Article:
Federal Reserve Chairman Jerome Powell listens to a question during a news conference in Washington, Wednesday, Sept. 26, 2018. The Federal Reserve has raised a key interest rate for the third time this year in response to a strong U.S. economy and signaled that it expects to maintain a pace of gradual rate hikes. (AP Photo/Susan Walsh)
Federal Reserve Chairman Jerome Powell said Thursday that the economy is healthy and that the Fed's steady interest rate increases are intended to prolong its expansion.
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Powell said he and his colleagues believe the Fed's approach to gradually raising rates from ultra-lows to historically normal levels "is helping to sustain this strong economy for the longer-run benefit of all Americans."
The Fed chairman said the benefits of the strong economy have helped boost employment, but he acknowledged that the benefits haven't reached all Americans.
"Many of our country's economic challenges are beyond the scope of the Fed, but we are doing all we can to keep the economy strong and moving forward," Powell said in remarks prepared for a conference of Rhode Island business executives sponsored by Sen. Jack Reed, a Rhode Island Democrat.
Powell's comments came one day after the Fed raised its key policy rate for a third time this year and signaled that it plans to tighten credit once more this year and three times in 2019.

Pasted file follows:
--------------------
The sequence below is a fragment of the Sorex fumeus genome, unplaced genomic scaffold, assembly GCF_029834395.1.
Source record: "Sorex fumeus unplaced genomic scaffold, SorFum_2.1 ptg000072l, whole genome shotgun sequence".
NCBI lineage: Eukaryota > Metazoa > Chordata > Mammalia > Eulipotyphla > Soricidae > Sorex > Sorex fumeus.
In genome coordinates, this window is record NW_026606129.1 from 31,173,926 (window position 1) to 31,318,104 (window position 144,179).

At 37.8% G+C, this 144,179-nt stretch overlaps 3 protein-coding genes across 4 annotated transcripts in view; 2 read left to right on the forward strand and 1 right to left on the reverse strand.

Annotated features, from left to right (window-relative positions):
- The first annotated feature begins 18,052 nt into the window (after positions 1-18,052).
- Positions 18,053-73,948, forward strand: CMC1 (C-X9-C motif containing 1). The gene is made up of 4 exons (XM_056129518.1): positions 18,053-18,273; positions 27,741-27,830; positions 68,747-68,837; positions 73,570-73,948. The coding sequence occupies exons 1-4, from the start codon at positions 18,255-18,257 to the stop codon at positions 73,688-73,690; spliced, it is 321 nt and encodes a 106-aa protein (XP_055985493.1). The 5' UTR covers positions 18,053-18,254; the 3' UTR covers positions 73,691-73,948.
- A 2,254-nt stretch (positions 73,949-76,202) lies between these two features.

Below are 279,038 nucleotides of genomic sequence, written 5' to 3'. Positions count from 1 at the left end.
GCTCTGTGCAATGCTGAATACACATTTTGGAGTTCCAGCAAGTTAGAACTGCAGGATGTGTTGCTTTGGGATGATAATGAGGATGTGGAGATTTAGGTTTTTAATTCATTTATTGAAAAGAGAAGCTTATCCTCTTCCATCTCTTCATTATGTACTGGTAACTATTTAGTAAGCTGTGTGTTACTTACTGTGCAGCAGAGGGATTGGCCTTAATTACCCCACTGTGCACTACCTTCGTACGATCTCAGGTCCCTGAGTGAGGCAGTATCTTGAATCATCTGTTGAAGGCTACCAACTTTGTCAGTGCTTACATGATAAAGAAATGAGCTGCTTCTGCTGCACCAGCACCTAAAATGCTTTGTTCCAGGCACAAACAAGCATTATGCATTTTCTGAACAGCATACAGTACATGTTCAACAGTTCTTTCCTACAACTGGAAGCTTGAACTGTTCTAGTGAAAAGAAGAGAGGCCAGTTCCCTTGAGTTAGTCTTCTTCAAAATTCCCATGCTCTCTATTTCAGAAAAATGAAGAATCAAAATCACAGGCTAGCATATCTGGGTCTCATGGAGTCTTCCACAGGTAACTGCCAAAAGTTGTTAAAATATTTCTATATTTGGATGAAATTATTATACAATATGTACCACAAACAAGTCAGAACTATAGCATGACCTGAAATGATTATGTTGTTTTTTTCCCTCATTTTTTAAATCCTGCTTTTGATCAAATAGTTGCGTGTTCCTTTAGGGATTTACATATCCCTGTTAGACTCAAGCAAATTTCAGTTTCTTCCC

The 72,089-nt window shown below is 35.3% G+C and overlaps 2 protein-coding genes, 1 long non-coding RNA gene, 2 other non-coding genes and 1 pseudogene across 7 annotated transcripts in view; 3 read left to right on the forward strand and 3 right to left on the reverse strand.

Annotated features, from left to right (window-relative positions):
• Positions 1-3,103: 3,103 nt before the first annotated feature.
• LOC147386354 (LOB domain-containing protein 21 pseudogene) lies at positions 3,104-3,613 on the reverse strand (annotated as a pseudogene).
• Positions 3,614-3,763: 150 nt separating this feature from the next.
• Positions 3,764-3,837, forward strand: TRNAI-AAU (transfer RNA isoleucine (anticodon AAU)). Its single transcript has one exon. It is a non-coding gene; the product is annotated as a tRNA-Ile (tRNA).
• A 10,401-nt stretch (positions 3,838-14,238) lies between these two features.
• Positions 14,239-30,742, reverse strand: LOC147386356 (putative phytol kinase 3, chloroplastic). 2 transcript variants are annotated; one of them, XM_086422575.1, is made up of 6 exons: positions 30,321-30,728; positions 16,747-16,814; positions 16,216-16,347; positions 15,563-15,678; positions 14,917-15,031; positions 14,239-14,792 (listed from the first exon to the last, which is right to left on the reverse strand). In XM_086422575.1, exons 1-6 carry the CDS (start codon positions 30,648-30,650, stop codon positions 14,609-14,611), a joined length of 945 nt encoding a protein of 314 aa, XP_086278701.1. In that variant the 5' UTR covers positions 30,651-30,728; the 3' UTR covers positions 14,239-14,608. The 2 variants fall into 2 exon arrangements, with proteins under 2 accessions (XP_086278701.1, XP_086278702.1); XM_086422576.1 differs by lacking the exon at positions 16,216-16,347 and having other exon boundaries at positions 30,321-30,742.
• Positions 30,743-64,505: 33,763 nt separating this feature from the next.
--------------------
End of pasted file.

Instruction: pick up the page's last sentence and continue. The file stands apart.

Powell noted that even with the latest rate hike — the eighth quarter-point increase since late 2015 — "these rates remain low." The Fed's latest increase has lifted its key rate to a range of 2 percent to 2.25 percent, still low by historical standards.
The central bank began raising its benchmark rate in late 2015 after having kept it at a record low near zero since 2008 at the height of the financial crisis. Last year, the Fed raised the rate three times, just as it has so far this year.
In an updated economic projection Wednesday, the Fed forecast that strong growth this year would begin to slow next year. In doing so, it sketched the outlines of a "soft landing" in which its rate increases would slow the economy enough to control inflation but not enough to end the expansion, now in its 10th year, the second-longest on record.
In a question-and-answer session, Powell was asked whether he saw any dangerous bubbles forming in such assets as stock prices.
Powell said that some asset prices were high but that he didn't see any bubbles forming. He said the reforms made after the 2008 financial crisis had made the banking system safer.
And he suggested that the financial crisis had delivered a strong lesson of the critical need to promote stability in the financial system.